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Body of Assyrian Deported to Iraq Flown Back to Michigan
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Jimmy Al Daoud, an Assyrian who was deported to Iraq from Michigan.
You've seen the video, or maybe thumbnails of the video.

It features a Michigan man speaking directly to a camera, pleading to come home.

I begged them, I said 'please, I've never seen that country, I've never been there.' They forced me. I'm here now." Jimmy Al Daoud said in a video that's gone viral.

From Hazel Park to living on the streets of Baghdad, Al Daoud's deportation is one of many stories of Christian Iraqis, also known as Chaldeans, being sent from Michigan to the Middle East. Part of President Donald Trump's immigration crackdown, those removed had criminal records and had served time.

While reports of Al Daoud's death was what went viral, it's not the only factor that's upset opponents of Trump.

"I don't understand the language - anything. I'm sleeping on the streets. I'm diabetic. I take insulin shots. I've been throwing up, throwing up, sleeping in the streets," said Al Daoud.

Al Daoud didn't understand the language because he was born in Greece and brought to the U.S. when he was only six months old. He lived his life in Hazel Park.

"Deporting him to Iraq was a death sentence," said Rep. Andy Levin.

The Michigan Congressman has arranged for Al Daoud's remains to be flown back to Michigan where they will be laid to rest in metro Detroit. Officials worry similar stories will begin to surface as a result of the deportations.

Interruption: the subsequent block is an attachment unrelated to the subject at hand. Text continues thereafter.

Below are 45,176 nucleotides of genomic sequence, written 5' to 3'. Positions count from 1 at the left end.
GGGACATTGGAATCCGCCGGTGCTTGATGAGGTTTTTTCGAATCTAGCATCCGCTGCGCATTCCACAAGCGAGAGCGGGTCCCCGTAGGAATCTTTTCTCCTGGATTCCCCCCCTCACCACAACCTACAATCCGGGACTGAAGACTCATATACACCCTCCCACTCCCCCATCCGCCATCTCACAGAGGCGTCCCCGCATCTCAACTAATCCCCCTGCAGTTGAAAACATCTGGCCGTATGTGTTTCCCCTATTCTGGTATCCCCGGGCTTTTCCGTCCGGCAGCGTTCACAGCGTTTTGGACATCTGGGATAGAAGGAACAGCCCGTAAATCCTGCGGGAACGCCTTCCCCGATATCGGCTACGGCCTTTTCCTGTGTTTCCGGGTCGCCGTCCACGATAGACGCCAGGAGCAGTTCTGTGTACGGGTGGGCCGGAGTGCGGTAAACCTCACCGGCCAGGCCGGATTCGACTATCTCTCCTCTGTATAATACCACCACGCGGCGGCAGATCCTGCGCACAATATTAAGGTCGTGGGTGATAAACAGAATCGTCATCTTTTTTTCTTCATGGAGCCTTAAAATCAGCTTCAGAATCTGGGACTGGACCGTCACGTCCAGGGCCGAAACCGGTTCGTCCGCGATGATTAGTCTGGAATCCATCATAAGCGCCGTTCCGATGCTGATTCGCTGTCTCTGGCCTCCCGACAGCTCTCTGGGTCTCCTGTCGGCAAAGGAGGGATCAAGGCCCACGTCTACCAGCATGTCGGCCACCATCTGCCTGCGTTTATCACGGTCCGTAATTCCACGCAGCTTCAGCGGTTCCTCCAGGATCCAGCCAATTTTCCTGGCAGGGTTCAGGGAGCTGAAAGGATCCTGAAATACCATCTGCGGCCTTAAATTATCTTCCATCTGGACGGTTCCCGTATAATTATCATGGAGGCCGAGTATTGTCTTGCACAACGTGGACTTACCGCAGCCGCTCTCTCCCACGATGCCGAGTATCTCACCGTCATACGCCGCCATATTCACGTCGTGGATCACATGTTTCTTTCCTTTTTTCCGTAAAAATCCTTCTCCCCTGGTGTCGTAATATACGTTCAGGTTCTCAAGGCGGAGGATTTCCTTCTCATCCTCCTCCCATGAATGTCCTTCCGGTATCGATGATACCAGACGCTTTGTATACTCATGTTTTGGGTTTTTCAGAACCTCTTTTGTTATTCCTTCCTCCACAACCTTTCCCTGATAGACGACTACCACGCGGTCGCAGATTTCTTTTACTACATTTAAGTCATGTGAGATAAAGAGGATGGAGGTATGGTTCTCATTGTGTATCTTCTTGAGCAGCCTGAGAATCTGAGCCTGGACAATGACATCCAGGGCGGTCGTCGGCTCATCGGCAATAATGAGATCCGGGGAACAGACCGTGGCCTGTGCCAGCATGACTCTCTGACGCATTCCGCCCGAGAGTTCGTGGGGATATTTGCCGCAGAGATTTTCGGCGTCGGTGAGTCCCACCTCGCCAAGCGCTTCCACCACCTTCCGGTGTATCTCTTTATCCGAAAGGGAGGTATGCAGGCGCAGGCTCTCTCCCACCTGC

"Unfortunately, it seems there is not enough coordination with Iraqi authorities about these kind of people deported from America," said Yonadam Kanna, head of the Rafidain Christian Bloc. "And he's not the only one. There's a lot of them"

That means people who may be sick, don't speak the language, have never visited the country or don't have citizenship papers for the country they are being flown to.

"He wanted to be heard by the U.S. government so he could return so he said 'I want to stay in my place, I don't want any VIP treatment because I am suffering here and I need the government to see that'," said Martin Dawood, a priest of the East Assyrian Church.

However, that return won't happen - at least not in the fashion his family would have wanted.

"The president could have stopped this at any time, he's the one who started it," said Levin.

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